I stand in the back of the club wringing out my coat, in a vain attempt to shake some of the rain out of it.

A loud noise from the stage startles me. It’s the drummer, warming up. The band is filtering back onstage to start their last set of the evening.

The piano player enters and starts warming up too, his fingers dark against the brightly blank ivory keys. The rest of the band melts out from behind a curtain onto the stage at the front of the room. Three saxophones, two trumpets, a trombone. The guitarist ambles partway onstage before slipping backstage, calling after someone hidden behind the Greek-style columns and plantation-painted backdrop. The bass player seems to appear out of nowhere, suddenly standing in the middle of the stage holding his instrument: a vague, voluptuous shape in the dim lights.

The singer takes her place at the microphone, wearing a beautiful white flapper dress adorned with bright feathers and pasted-on jewels that glimmer almost like real gems in the low light of the club. Her eyes are done up dramatically in the style of Egypt, lined in dark kohl and surrounded with paint.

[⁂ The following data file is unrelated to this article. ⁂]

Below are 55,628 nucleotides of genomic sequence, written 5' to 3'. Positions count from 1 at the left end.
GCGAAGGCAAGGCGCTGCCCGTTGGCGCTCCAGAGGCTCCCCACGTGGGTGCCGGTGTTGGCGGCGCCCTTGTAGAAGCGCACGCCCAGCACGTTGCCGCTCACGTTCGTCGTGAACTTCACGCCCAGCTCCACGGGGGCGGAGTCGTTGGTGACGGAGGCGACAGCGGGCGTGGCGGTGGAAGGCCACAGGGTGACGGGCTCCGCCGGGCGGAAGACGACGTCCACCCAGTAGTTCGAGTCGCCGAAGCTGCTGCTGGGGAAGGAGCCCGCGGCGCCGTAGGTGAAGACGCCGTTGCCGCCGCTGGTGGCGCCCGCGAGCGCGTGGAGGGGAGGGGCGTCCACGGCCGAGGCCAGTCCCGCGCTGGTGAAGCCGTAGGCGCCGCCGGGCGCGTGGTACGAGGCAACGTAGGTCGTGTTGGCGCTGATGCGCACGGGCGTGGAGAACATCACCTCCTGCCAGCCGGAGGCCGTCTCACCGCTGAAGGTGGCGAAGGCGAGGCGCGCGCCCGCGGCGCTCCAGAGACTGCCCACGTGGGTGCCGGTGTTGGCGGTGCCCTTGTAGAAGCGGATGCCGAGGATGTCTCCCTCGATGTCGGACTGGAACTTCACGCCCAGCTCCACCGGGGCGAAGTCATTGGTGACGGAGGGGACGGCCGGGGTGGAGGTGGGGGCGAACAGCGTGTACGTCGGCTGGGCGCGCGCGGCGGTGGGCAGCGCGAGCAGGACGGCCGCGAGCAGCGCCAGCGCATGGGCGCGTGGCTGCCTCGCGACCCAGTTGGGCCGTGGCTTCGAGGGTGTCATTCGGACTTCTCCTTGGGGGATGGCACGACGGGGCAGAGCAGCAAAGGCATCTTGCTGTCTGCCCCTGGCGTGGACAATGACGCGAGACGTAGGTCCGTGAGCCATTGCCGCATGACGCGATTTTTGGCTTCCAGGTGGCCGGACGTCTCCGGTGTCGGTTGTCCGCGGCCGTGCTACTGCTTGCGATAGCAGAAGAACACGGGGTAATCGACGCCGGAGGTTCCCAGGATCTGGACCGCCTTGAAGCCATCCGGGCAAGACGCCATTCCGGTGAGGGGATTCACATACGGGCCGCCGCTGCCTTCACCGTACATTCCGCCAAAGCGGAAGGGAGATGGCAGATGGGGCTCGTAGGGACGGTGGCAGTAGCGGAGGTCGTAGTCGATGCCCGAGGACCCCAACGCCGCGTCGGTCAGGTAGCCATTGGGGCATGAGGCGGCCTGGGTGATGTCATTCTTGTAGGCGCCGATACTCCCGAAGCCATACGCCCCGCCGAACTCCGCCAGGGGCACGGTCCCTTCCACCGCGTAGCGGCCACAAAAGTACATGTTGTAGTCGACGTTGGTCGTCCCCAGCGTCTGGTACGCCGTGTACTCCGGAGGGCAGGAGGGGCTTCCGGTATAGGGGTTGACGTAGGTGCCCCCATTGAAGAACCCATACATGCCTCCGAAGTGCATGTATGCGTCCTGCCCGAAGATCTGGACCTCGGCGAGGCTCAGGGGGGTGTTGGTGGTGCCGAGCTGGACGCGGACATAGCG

It’s Laila, a singer I know from my weekly trips. She has a voice like an angel, and I can’t say I’m disappointed that I get to watch her perform. Her skin’s the color of coffee, and her hair’s like silk. It’s easy to see why Madden keeps her on, watching her croon at the audience.

The band starts in, and so does Laila. Her voice reminds me of fire, warm, like coals glowing in a fireplace. It’s husky and low, soft and sweet, and I’m completely taken in by it. I’m so busy listening to her that I don’t notice one of Madden’s bodyguards standing behind me until he shakes my shoulder.

“You the copper to see Mr. Madden?” the goon grunts.